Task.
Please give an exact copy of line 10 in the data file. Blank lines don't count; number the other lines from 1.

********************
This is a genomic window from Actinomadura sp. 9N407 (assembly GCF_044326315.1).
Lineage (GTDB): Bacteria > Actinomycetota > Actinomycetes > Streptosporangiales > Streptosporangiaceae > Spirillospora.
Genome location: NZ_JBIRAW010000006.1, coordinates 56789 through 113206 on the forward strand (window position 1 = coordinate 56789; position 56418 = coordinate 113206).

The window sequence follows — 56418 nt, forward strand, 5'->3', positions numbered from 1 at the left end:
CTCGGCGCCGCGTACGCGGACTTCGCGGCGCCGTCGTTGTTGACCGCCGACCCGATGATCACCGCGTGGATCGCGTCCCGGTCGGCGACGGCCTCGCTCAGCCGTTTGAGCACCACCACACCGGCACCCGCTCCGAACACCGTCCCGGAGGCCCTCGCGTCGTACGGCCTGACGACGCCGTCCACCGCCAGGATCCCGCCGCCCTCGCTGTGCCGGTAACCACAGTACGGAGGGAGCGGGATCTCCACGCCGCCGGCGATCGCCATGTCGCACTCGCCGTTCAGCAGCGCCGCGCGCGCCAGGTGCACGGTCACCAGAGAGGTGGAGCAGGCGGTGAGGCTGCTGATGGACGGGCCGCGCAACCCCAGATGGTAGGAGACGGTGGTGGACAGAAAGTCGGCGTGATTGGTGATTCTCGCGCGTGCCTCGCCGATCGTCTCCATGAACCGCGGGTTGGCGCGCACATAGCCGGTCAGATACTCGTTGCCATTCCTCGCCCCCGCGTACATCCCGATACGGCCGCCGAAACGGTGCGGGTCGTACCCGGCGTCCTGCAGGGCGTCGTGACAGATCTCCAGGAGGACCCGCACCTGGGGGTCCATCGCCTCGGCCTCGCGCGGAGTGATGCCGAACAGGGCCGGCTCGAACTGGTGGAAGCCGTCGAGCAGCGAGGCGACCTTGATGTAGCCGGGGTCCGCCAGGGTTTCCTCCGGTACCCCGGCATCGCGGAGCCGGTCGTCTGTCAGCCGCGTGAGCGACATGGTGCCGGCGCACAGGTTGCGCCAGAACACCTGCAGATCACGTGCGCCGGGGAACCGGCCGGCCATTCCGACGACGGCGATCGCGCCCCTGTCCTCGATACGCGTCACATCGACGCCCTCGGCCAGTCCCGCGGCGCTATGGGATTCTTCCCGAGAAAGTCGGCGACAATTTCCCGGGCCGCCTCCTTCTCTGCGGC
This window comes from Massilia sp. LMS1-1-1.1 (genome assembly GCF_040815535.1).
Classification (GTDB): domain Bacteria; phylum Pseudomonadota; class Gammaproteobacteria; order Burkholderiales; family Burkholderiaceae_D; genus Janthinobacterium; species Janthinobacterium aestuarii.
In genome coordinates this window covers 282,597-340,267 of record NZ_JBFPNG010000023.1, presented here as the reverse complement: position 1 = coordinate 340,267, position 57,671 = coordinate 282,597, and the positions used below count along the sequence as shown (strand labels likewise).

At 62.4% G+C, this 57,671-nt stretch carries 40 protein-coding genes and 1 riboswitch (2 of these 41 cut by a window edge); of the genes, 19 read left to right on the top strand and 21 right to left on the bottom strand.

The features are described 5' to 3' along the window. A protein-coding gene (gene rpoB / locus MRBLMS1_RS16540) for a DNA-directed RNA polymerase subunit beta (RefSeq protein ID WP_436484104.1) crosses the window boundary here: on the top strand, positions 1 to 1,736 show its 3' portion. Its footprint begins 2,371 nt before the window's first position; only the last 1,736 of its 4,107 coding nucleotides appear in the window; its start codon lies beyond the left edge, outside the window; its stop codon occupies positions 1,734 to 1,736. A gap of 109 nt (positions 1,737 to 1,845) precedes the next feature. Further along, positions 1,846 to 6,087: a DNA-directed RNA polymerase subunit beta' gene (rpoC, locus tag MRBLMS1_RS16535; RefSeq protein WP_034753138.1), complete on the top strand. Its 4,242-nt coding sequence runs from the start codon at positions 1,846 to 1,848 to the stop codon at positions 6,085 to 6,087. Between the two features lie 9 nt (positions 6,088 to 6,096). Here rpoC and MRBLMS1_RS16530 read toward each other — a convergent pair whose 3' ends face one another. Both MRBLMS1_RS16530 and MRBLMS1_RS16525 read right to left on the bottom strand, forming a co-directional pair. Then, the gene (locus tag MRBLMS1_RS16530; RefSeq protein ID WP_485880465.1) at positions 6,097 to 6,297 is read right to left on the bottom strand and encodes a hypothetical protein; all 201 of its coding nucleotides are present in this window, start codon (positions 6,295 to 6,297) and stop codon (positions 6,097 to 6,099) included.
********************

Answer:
The features are described 5' to 3' along the window. A protein-coding gene (gene rpoB / locus MRBLMS1_RS16540) for a DNA-directed RNA polymerase subunit beta (RefSeq protein ID WP_436484104.1) crosses the window boundary here: on the top strand, positions 1 to 1,736 show its 3' portion. Its footprint begins 2,371 nt before the window's first position; only the last 1,736 of its 4,107 coding nucleotides appear in the window; its start codon lies beyond the left edge, outside the window; its stop codon occupies positions 1,734 to 1,736. A gap of 109 nt (positions 1,737 to 1,845) precedes the next feature. Further along, positions 1,846 to 6,087: a DNA-directed RNA polymerase subunit beta' gene (rpoC, locus tag MRBLMS1_RS16535; RefSeq protein WP_034753138.1), complete on the top strand. Its 4,242-nt coding sequence runs from the start codon at positions 1,846 to 1,848 to the stop codon at positions 6,085 to 6,087. Between the two features lie 9 nt (positions 6,088 to 6,096). Here rpoC and MRBLMS1_RS16530 read toward each other — a convergent pair whose 3' ends face one another. Both MRBLMS1_RS16530 and MRBLMS1_RS16525 read right to left on the bottom strand, forming a co-directional pair. Then, the gene (locus tag MRBLMS1_RS16530; RefSeq protein ID WP_485880465.1) at positions 6,097 to 6,297 is read right to left on the bottom strand and encodes a hypothetical protein; all 201 of its coding nucleotides are present in this window, start codon (positions 6,295 to 6,297) and stop codon (positions 6,097 to 6,099) included.